He enlisted in the Army on 14 August 1914, on the outbreak of war, leaving New Zealand with the Auckland Infantry Battalion. After promotion to Lance Corporal and then Sergeant he participated in the Gallipoli invasion on 25 April 1915. He was wounded in fighting on 19 August 1915 and evacuated to the Canadian Hospital in England. After a long recovery he left from France on 5 September 1916, moving to the front line on 26 September.  

Stewart was wounded in the abdomen in fighting around the Goose Alley trench on 30 September 1916 and he died of wounds on the same day. He was aged 27. He is  buried at Heilly Station Cemetery, Mericourt-l'Abbe, Somme, France. George Stewart is remembered on the Auckland Grammar School War Memorial, a memorial plaque at St Barnabas Anglican Church in Auckland, and on the Auckland District Law Society memorial plaque.

Second Lieutenant Alfred Cowie was admitted as a solicitor of the Supreme Court by Justice Edwards on 26 May 1914. He was employed by the Wanganui law firm Barnicoat, Treadwell and Gordon (Treadwell, Gordon and Brodie from 7 August 1915).

Cowie enlisted in July 1915 and was appointed Second Lieutenant in October 1915. He embarked from Wellington on 4 March 1916, landing at Suez in Egypt on 10 April and then proceeding to France on 20 May 1916, joining the Wellington Infantry Regiment Second Battalion in the field on 15 June 1916. He was wounded on 10 August and sent to an officers' rest camp and then the New Zealand Hospital in Amiens before rejoining his battalion on 23 September.

Alf Cowie was killed in action on 2 October 1916 during fighting on the Somme. He was killed only hours before his battalion was relieved on the front line. Several months later his father received information that during the fighting Cowie had secured a valuable German document giving details of the positions of all reserve corps and divisions. In spite of a prolonged campaign by his father to secure appropriate recognition for Cowie, he was left with a letter from the authorities in 1918 which concluded:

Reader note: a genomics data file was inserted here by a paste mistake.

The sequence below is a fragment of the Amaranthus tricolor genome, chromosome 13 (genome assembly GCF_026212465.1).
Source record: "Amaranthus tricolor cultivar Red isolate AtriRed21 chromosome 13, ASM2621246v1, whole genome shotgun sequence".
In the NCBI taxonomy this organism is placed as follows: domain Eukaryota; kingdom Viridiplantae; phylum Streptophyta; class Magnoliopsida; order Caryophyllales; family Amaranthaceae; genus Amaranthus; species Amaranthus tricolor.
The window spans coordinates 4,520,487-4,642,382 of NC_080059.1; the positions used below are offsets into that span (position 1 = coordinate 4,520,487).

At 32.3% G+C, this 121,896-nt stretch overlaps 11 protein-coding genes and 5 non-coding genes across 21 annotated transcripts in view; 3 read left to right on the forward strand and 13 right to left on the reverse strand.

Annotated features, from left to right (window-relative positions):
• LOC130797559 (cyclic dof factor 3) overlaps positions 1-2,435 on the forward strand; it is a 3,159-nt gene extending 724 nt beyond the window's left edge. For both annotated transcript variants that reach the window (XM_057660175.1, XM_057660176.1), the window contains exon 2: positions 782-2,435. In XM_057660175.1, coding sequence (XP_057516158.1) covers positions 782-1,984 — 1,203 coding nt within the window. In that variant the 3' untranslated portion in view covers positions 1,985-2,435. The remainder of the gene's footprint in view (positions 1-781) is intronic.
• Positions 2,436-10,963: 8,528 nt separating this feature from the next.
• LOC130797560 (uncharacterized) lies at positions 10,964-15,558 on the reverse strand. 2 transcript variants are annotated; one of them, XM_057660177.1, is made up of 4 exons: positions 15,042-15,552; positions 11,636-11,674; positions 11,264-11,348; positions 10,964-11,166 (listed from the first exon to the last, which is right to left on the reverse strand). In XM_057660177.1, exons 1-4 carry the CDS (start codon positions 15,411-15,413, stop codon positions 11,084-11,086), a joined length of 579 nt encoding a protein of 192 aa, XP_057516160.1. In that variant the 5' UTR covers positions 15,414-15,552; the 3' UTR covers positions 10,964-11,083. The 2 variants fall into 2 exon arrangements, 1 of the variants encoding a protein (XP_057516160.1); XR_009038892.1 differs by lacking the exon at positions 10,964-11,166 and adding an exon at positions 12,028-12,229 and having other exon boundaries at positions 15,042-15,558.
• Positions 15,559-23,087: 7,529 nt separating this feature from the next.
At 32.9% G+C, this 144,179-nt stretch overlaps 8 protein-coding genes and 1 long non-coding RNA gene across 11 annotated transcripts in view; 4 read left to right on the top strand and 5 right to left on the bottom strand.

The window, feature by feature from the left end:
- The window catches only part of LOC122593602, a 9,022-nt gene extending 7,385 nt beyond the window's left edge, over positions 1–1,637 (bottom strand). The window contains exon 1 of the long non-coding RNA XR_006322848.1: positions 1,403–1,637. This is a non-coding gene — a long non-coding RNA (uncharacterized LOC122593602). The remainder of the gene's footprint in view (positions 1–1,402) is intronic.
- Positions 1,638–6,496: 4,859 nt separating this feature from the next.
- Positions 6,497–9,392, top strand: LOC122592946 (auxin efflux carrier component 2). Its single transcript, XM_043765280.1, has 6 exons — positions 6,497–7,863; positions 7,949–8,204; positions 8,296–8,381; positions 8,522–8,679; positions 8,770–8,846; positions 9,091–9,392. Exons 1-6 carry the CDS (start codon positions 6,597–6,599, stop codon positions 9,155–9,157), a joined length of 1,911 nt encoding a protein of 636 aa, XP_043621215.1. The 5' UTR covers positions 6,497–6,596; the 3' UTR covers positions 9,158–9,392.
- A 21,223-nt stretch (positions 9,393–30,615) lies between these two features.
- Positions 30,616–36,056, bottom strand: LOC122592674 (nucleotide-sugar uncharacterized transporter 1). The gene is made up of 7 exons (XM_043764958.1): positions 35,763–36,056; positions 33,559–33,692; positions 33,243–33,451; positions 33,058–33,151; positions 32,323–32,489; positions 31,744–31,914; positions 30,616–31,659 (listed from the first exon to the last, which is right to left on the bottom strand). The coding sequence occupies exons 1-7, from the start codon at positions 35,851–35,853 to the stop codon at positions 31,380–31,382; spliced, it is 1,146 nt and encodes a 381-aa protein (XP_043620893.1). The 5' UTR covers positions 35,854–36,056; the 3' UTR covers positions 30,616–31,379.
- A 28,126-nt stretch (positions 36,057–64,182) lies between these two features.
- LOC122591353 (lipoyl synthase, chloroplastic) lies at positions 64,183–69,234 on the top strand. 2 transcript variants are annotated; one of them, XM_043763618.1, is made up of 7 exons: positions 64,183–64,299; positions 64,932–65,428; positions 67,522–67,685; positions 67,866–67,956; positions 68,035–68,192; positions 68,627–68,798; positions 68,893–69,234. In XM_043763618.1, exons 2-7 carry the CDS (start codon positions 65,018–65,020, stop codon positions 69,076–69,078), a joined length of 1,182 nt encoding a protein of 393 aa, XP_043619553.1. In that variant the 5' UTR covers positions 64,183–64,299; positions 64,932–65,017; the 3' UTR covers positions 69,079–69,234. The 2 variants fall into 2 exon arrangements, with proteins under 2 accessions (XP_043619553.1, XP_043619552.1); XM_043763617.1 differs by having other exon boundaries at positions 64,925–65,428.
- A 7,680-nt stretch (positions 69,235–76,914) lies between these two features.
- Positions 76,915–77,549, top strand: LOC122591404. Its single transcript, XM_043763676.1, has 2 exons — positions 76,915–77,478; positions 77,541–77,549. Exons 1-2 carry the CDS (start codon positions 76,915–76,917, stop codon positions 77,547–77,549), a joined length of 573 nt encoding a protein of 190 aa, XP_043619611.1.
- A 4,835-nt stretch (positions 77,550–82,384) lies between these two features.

"As 2nd-Lieut Cowie was killed in action on the 2nd October, 1916, and as no posthumous award other than the VC could at the time be awarded, a recommendation for a DSO or MC was not submitted. I am certainly of the opinion that, had he lived, his work was deserving of a MC."

Captain Leonard Liardet passed his solicitor's examinations in 1912 and was employed by the Wellington law firm Bell Gully Bell and Myers. Securing indefinite leave from Bell Gully, he enlisted immediately on the outbreak of war and, holding the rank of Lieutenant, was a member of the New Zealand Expeditionary Force which invaded Samoa at the end of August 1914. 

On his return to New Zealand he underwent training at Trentham and was promoted to First Lieutenant before embarking from Wellington on 9 October 1915 for Suez in Egypt, arriving there on 20 November. He was posted to Ismalia on 17 January 1916  before leaving for France on 6 April 1916.

Liardet was promoted to Captain on 24 September 1916, the promotion coming through after he had been reported wounded in the back, legs and abdomen during the Battle of Flers on 15 September 1916. He died from the wounds he had received at Camiferes on 3 October. He is buried at Etaples Military Cemetery, Pas-de-Calais, France. Captain Liardet is remembered on the Wellington Lawyers Memorial Tablet in the New Zealand Law Society's Wellington Library.

Further information about each of the lawyers may be found by following the links or on the New Zealand Lawyers Roll of Honour, World War I.

Last updated on the 16th September 2019